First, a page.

Male Breast Enlargement in Patients With HIV/AIDS
from The AIDS Reader ®
Initiation of early treatment (Table 3) is important. If gynecomastia is present for more than 1 year, glandular tissue will be replaced by fibrosis, rendering medical therapy unsuccessful. A rapid and complete resolution of gynecomastia can be expected if treatment of the underlying cause is started early. When medical treatment is unlikely to be successful, surgery remains an option.
The identification and removal of the causative agent is the main-stay of treatment for medication-associated gynecomastia. Antiretroviral therapy-associated gynecomastia may resolve when all or a part of the antiretroviral combination is switched.[4,6,7] For instance, switching current treatment with ritonavir to nelfinavir and switching ritonavir and lamivudine to didanosine and efavirenz led to complete resolution of true gynecomastia in 2 patients. In addition, Donovan and colleagues reported 4 cases of gynecomastia associated with saquinavir therapy. In 3 of these cases, switching saquinavir to nevirapine led to a complete resolution of the gynecomastia. However, switching the PI component of HAART may not always be successful. In one study, switching zidovudine, lamivudine, and nelfinavir to stavudine, didanosine, and nevirapine did not result in a resolution of the gynecomastia. Clearly, in the cases where gynecomastia is associated with PI-containing HAART, it is prudent to switch the PI for a nonnucleoside reverse transcriptase inhibitor (NNRTI). When the gynecomastia is associated with an NNRTI-containing regimen, switching to abacavir may be an option.
Both androgens (particularly, danazol) and antiestrogens (namely, tamoxifen) have been used in the management of idiopathic gynecomastia. In a recent analysis, Ting and associates compared the efficacy of these 2 agents. Tamoxifen, 20 mg once daily, resulted in complete resolution of breast masses in 78% of patients; danazol, 400 mg once daily, in 40%, although the relapse rate was higher for tamoxifen.
However, tamoxifen has many metabolites, and some of these have estrogen agonist activity. This probably explains its side effects, especially its prothrombotic nature, and may explain its lack of ability to maintain resolution of gynecomastia. Newer and purer antiestrogens with little or no agonist activity are currently being developed.
Aromatization of androgens to estrogen in peripheral tissue, as mentioned earlier, has been noted to play a role in the development of gynecomastia. Delta1-Testolactone was one of the earliest aromatase inhibitors to be developed and used. Given at a dosage of 450 mg once daily for 2 to 6 months to pubertal patients, Delta1-testolactone was associated with breast glandular tissue softening and a decrease in breast diameter.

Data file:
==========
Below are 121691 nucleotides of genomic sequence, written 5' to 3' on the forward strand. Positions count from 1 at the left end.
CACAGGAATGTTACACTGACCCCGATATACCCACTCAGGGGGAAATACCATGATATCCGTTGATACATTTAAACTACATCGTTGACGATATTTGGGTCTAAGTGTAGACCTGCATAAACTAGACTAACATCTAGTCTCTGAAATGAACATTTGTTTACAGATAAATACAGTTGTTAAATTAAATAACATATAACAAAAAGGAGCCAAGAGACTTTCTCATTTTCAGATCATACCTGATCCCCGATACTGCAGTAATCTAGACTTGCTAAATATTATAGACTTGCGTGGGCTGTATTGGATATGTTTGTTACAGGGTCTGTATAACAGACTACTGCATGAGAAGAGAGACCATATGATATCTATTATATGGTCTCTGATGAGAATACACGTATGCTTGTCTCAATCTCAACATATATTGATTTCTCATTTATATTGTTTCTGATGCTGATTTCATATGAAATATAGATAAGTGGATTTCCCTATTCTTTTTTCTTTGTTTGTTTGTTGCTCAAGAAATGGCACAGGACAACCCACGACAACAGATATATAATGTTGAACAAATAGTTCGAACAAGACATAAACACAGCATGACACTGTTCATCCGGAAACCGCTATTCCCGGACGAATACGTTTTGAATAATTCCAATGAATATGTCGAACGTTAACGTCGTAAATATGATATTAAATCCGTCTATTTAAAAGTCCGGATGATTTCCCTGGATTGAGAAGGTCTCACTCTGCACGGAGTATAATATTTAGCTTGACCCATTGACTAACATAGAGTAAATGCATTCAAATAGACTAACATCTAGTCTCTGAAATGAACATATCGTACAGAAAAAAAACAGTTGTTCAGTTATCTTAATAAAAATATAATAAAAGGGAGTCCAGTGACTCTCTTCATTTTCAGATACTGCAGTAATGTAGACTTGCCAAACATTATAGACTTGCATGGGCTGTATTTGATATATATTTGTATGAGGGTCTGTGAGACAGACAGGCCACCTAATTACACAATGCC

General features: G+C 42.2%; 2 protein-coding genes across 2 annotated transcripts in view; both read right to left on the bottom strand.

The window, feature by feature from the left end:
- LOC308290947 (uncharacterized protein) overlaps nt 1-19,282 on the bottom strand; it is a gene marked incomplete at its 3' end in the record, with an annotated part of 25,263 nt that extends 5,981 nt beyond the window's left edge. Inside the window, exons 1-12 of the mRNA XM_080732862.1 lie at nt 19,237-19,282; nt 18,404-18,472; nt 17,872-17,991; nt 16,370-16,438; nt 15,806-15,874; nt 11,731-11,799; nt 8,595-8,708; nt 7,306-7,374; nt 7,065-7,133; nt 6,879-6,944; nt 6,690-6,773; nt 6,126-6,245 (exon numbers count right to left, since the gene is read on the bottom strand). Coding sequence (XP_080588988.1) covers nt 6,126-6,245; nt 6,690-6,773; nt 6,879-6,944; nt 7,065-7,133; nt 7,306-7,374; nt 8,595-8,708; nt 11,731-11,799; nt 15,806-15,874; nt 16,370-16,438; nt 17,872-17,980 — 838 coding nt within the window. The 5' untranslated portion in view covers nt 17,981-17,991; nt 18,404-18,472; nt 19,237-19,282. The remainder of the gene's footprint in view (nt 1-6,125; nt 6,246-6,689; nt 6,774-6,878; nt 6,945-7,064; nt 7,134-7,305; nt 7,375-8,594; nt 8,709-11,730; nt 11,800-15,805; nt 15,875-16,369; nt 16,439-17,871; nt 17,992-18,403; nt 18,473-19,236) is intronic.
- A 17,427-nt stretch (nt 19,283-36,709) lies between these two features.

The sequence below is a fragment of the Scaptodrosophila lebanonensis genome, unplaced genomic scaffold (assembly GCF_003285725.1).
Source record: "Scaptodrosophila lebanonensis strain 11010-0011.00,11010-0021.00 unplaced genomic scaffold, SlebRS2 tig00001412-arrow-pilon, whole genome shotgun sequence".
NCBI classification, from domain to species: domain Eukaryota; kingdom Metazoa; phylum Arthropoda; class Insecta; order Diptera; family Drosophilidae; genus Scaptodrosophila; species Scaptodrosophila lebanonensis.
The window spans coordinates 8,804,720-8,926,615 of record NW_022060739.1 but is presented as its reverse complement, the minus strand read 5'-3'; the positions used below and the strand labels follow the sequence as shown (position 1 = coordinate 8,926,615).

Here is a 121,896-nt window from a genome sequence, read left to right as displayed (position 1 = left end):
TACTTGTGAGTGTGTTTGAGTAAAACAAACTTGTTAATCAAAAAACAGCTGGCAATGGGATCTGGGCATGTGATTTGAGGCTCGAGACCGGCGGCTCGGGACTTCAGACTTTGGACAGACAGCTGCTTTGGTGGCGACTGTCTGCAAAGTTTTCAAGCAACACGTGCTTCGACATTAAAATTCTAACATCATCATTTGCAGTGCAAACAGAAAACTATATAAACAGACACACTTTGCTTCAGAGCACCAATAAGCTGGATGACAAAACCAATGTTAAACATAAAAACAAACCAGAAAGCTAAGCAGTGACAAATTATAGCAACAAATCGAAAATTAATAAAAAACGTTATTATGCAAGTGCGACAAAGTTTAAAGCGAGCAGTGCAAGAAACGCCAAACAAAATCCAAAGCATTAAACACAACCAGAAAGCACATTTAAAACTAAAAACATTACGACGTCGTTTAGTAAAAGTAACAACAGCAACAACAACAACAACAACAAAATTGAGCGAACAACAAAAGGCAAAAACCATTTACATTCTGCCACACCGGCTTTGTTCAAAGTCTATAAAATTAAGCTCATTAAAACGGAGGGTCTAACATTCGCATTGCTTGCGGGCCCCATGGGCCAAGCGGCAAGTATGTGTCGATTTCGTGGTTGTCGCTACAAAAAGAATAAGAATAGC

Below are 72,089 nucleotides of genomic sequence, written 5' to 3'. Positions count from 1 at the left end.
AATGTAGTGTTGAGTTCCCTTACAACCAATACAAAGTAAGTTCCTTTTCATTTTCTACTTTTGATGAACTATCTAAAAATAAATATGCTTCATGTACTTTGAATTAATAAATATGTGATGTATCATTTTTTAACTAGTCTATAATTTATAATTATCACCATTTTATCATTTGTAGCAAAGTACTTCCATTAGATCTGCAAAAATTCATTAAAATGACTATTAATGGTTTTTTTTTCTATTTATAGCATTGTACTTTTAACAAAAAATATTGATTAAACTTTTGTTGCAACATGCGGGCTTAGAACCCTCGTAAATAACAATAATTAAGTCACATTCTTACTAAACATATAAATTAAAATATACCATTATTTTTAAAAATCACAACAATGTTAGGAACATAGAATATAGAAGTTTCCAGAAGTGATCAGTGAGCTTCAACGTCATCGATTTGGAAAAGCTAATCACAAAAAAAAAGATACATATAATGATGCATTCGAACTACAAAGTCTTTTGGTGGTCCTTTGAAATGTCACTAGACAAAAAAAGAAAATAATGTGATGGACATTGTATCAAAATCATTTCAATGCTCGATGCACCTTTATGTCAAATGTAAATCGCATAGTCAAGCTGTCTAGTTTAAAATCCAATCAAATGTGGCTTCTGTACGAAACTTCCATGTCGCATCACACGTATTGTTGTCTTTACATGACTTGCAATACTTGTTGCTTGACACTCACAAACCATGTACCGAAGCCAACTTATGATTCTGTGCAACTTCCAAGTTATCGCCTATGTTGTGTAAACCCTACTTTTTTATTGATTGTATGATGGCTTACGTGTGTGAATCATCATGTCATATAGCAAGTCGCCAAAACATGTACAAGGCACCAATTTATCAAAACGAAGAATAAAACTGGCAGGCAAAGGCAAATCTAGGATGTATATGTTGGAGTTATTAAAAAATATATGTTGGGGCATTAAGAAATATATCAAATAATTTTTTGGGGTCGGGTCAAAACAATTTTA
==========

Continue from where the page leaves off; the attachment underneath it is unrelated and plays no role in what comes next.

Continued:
The triazoles anastrozole and letrozole and the steroid exemestane are newer potent aromatase inhibitors. These can substantially inhibit in situ aromatase by more than 95% without significant effects on other endocrine pathways and are known to have a relatively good side-effect profile. The role of these newer agents has yet to be evaluated in the management of idiopathic gynecomastia, and they may prove to be of great benefit in HIV-associated gynecomastia.
Prophylactic breast bud irradiation has long been used in the management of patients with metastatic carcinoma of the prostate before the commencement of diethylstilbestrol therapy. Its place in the treatment of gynecomastia in HIV disease is not known, and the potential for carcinogenesis in breast tissue that was previously benign should not be disregarded.
Surgery is the last line of therapy in benign gynecomastia. Circumareolar breast reduction is the surgical method of choice. The indications for surgical intervention are:
Progression despite medical intervention.
Suspected underlying malignancy.
Clearly, excluding medical and often reversible causes is important in the treatment of gynecomastia. However, once true gynecomastia has been ascribed to HAART, switching antiretroviral therapy appears to be the most promising treatment strategy. One must bear in mind, however, that many cases do resolve spontaneously; so, it is important not to be too hasty with regimen change, because this has implications for resistance and future treatment options. Furthermore, some patients may be on salvage regimens with few therapeutic alternatives; in these cases, antiestrogens or aromatase inhibitors may be an option.